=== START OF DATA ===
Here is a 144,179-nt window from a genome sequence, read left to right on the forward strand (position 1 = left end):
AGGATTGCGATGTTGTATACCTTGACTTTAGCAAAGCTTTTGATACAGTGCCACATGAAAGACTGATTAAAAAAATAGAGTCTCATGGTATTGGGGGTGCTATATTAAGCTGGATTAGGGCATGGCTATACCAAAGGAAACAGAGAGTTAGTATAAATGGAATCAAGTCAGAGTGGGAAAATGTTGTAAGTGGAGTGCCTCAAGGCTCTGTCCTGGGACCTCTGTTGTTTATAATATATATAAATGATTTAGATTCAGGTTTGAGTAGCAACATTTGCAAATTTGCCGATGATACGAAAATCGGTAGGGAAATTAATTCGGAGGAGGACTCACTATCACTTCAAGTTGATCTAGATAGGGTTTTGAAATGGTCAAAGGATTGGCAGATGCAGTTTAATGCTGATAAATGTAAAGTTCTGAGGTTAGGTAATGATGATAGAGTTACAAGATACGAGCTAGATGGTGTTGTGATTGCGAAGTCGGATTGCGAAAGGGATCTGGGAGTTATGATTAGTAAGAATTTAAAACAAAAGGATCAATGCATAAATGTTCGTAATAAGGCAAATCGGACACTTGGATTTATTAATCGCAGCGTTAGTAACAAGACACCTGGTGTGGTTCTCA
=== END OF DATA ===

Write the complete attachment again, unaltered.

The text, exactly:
Here is a 144,179-nt window from a genome sequence, read left to right on the forward strand (position 1 = left end):
AGGATTGCGATGTTGTATACCTTGACTTTAGCAAAGCTTTTGATACAGTGCCACATGAAAGACTGATTAAAAAAATAGAGTCTCATGGTATTGGGGGTGCTATATTAAGCTGGATTAGGGCATGGCTATACCAAAGGAAACAGAGAGTTAGTATAAATGGAATCAAGTCAGAGTGGGAAAATGTTGTAAGTGGAGTGCCTCAAGGCTCTGTCCTGGGACCTCTGTTGTTTATAATATATATAAATGATTTAGATTCAGGTTTGAGTAGCAACATTTGCAAATTTGCCGATGATACGAAAATCGGTAGGGAAATTAATTCGGAGGAGGACTCACTATCACTTCAAGTTGATCTAGATAGGGTTTTGAAATGGTCAAAGGATTGGCAGATGCAGTTTAATGCTGATAAATGTAAAGTTCTGAGGTTAGGTAATGATGATAGAGTTACAAGATACGAGCTAGATGGTGTTGTGATTGCGAAGTCGGATTGCGAAAGGGATCTGGGAGTTATGATTAGTAAGAATTTAAAACAAAAGGATCAATGCATAAATGTTCGTAATAAGGCAAATCGGACACTTGGATTTATTAATCGCAGCGTTAGTAACAAGACACCTGGTGTGGTTCTCA